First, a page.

SARANAC LAKE — Justin Ropke came to Saranac Lake to get well.
The retired U.S. lance corporal, originally from Port Jervis in Orange County, started out at St. Joseph’s Addiction Treatment and Recovery Center in November 2015 for treatment of his heroin addiction and post-traumatic-stress disorder.
He moved into his own apartment in September after almost a year clean.
Justin spent time hiking the Adirondacks, skiing and playing his guitar. He had even started training for the 2018 Ironman in Lake Placid.
“He started developing some really nice people and friends,” his mother, Lisa Ropke, said in a phone interview from her home in Sparrow Bush in Orange County.
“He also loved your homeless people.
“Justin would sit wherever they were, under some bridge, and have a beer and bring them goody bags of food.”
But then, on April 5, Justin died of an opiate overdose.
He was 27 years old.
Lisa, who thinks his relapse took place on the day of his death, said her son took fentanyl.
“I don’t believe Justin even knew what he was taking,” she said.
Richards S. Simmons, 43, of Saranac Lake is accused of selling Justin the drugs that killed him. He was charged with two counts of third-degree criminal sale of a controlled substance in April, and is in custody at Dutchess County Jail.
CANCER, LOST DAD
Shortly after Justin’s death, his older brother, Brad Ropke, wrote in a Facebook post that life didn’t deal Justin a great hand.
“It dealt him a two and a seven, and he always went all in.”
Growing up, Justin had obsessive compulsive disorder and dealt with anxiety.
At 15, he was diagnosed with melanoma and underwent treatment at Memorial Sloan Kettering Cancer Center for four years.
After graduating from high school, he decided to go to college with Brad in South Carolina.
While Justin was at freshman orientation, his father, Mark Ropke, died of a massive heart attack.
“He had survived his cancer, and now the death of his dad was really just too much,” said Lisa, who was with Justin when her husband died.
Justin was angry with the world.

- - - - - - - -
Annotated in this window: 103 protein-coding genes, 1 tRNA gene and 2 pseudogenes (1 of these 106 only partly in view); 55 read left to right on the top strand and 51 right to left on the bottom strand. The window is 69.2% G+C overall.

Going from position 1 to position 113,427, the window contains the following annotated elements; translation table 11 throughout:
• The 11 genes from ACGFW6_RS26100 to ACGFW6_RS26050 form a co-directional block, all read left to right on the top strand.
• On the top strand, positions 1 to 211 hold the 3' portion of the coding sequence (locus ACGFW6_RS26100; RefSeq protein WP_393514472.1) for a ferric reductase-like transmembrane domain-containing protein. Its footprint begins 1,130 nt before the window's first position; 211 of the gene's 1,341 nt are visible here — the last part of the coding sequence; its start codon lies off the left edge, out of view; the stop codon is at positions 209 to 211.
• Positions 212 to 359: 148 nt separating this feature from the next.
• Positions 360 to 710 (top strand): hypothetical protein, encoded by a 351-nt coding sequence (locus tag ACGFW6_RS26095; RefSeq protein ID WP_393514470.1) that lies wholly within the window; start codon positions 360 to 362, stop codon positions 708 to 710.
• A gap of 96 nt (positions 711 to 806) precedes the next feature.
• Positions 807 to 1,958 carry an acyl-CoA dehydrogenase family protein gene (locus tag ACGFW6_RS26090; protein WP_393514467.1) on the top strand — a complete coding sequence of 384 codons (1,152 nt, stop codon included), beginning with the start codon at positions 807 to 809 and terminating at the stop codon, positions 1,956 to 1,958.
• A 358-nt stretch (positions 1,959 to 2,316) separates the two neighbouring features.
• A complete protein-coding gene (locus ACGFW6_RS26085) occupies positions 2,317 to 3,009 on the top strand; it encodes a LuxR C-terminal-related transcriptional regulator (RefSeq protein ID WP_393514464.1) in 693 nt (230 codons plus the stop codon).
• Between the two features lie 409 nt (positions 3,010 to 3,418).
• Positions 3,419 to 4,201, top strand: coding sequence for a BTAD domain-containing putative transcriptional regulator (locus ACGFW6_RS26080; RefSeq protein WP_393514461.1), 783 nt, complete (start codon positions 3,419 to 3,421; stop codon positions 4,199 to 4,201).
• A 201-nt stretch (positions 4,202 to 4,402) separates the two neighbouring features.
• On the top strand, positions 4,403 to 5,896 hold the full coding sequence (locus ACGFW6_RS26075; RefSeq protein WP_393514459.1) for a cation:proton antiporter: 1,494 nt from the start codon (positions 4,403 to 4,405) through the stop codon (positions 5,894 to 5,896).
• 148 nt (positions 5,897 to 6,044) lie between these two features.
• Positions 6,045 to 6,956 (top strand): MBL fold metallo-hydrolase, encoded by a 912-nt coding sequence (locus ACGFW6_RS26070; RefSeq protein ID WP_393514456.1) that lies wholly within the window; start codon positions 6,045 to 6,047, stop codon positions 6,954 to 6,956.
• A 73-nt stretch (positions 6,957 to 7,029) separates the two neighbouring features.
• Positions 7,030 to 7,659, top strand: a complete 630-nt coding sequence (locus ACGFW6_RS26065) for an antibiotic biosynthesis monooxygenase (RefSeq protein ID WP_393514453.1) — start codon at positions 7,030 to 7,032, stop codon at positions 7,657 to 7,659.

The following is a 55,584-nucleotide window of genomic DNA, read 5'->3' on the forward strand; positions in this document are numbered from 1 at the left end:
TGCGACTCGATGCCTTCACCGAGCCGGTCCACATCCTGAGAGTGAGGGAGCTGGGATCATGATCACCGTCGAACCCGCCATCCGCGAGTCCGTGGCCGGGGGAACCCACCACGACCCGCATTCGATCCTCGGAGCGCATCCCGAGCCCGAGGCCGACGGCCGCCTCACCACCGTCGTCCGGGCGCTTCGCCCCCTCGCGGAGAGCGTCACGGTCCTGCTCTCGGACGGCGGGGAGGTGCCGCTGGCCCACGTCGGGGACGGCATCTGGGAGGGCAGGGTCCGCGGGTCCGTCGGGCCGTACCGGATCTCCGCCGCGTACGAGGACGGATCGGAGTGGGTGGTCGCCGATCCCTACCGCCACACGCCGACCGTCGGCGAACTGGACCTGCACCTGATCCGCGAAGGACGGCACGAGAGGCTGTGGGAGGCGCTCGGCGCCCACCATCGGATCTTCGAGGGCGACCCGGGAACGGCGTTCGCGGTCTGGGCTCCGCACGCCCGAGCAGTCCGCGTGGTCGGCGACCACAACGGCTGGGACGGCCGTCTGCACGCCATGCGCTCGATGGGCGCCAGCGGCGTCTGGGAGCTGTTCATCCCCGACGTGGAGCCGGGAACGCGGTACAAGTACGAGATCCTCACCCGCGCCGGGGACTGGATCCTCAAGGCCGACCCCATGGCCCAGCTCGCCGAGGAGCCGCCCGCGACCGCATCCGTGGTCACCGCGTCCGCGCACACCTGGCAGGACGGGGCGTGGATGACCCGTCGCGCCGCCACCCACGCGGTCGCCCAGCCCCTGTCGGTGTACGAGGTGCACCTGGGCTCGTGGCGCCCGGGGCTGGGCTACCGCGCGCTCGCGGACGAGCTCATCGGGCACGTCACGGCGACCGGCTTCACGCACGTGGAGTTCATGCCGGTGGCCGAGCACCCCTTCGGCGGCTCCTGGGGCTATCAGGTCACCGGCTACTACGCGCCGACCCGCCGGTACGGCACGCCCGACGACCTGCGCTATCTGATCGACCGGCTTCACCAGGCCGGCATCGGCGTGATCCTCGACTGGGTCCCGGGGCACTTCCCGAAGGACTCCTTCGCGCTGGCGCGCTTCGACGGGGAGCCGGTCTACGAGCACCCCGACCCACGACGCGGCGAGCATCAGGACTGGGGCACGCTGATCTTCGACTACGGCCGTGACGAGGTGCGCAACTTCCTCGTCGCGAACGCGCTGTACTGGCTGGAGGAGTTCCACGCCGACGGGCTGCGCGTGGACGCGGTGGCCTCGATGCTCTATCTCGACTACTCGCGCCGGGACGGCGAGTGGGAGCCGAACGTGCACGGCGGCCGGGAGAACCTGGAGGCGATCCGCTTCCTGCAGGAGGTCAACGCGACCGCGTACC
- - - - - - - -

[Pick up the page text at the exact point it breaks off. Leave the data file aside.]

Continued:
Unbeknownst to his mother, he enlisted in the . During his four years of military service, Justin had a combat deployment to Afghanistan.
“He becomes a scout sniper. His sergeant steps on an IED in front of him, and that was incredibly traumatic,” Lisa said.
“From what Justin says … their sniper platoons had killed many people, and he always felt terribly guilty for that.”
Her son could never forgive himself, even though he knew it was part of his job.
“He always felt that we were God’s people and that you don’t have the right to kill anyone.
“He really struggled and battled in his own mind, feeling that he was like a murderer and not punished.”
Justin was honorably discharged on July 31, 2012, at age 23.
But the war didn’t stop when he returned home.
“It was still in his mind and in his heart,” his mother said.
Her son battled post-traumatic stress disorder.
“The military tends to put all these guys on this cocktail of these psych meds, which really doesn’t help them in any way,” Lisa said.
Justin and veterans like him need therapy, she continued, but that didn’t seem to be available.
Following a suicide attempt on Aug. 15, 2015, he checked into a mental-health unit at a U.S. Department of Veterans Affairs hospital in Montrose.
“It was deplorable,” Lisa said. “There was really no help. The place was dirty. There were men drooling on him … no one talked to them.
“So he got out of there, and then he never trusted in the VA system.”
Opiates seemed to quiet Justin’s PTSD, his mother said.
“He was always, after Afghanistan, always on high alert wherever he walked or talked.”
Justin stopped taking the psych meds the military prescribed to him, but his opiate addiction progressed to heroin.
He decided to go to St. Joseph’s, paying thousands of dollars out of pocket.
“He went through treatment for PTSD and his addiction, and then he came out of there and was living on his own.”
Justin had planned to move to Beacon with his girlfriend, Nicholette Rohrer, in May.